[¶28.]  We affirm the summary judgment in favor of Welch. He was a fellow employee of Bettencourt and owed only a duty to refrain from culpable negligence. § 27-12-103(a), W.S. 1977. In Bryant v. Hornbuckle, Wyo., 728 P.2d 1132, 1136 (1986), quoting Hamilton v. Swigart Coal Mine, 59 Wyo. 485, 143 P.2d 203, 206, 149 A.L.R. 998 (1943), we said:

 

 

"In order to recover against a coemployee under this section of the Worker's Compensation Act, a plaintiff must establish more than simple negligence; the coemployee's conduct must constitute 'culpable' negligence. In Barnette v. Doyle, Wyo., 622 P.2d 1349, 1362 (1981), we defined the term 'culpable negligence' as 'willful and serious misconduct.' We defined the term 'willful' in this context as '"such as is done purposely, with knowledge -- or misconduct of such a character as to evince a reckless disregard of consequences."'

 

 

"The aggravating factor which distinguishes willful misconduct from ordinary negligence is the actor's state of mind. See Prosser and Keeton on Torts, § 34 (5th ed. 1984). In order to prove that an actor has engaged in willful misconduct, one must demonstrate that he acted with a state of mind that approaches intent to do harm. Id.State of mind, of course, may be difficult to prove. Accordingly, courts allow a party to establish that willful misconduct has occurred by demonstrating that an actor has intentionally committed an act of unreasonable character in disregard of a known or obvious risk that is so great as to make it highly probable that harm will follow."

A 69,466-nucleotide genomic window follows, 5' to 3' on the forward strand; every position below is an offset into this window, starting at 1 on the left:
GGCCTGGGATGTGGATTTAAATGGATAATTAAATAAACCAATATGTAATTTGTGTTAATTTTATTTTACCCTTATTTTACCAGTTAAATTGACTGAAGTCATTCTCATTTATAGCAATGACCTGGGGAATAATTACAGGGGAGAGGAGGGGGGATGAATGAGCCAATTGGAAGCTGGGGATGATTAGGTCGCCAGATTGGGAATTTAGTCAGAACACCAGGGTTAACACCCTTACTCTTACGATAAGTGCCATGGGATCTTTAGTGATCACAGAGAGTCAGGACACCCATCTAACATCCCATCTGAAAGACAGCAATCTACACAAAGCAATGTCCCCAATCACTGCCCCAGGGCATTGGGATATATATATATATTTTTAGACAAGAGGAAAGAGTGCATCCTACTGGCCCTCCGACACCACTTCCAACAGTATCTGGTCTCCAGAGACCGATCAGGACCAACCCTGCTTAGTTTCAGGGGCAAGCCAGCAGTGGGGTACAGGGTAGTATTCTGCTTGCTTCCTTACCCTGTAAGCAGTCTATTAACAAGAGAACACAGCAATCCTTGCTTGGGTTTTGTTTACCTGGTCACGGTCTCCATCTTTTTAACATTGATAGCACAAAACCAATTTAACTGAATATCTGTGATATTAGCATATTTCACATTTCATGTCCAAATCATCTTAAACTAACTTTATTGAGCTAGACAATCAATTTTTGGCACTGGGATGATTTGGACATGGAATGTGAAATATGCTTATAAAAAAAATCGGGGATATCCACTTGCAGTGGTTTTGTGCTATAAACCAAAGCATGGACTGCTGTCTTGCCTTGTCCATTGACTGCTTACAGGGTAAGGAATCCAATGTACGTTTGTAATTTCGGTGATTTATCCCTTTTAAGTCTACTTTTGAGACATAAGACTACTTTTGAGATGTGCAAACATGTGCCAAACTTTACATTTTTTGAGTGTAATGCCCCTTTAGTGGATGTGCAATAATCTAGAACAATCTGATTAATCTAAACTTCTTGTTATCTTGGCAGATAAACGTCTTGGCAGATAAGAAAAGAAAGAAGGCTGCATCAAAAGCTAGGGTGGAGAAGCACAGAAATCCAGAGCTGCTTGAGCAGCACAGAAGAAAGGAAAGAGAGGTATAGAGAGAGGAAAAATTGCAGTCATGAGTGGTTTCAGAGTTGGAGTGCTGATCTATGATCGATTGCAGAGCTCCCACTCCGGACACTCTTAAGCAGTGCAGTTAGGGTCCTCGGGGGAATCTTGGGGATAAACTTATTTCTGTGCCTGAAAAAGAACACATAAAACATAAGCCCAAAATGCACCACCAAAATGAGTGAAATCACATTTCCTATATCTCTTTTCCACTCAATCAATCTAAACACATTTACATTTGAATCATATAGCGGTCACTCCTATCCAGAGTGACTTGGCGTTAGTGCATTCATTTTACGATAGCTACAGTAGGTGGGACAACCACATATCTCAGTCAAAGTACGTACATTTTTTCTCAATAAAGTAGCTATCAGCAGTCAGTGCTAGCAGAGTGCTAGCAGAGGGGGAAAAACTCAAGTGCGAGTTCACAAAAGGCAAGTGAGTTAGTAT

[¶29.]  The undisputed evidence demonstrating that Welch advised Bettencourt to report for work without his work coveralls and boots even though he would be working on a cold and windy night; his knowledge that Bettencourt had been celebrating his birthday by drinking intoxicating beverages; and the limitation on Bettencourt's function to record the gauging readings all fall short of demonstrating culpable negligence, i.e., an intent by Welch to harm Bettencourt or actions by him that had a high probability of causing harm to Bettencourt. The summary judgment in favor of Welch is affirmed.

 

 

[¶30.]  Affirmed in part and reversed in part for proceedings consistent with the opinion of the court.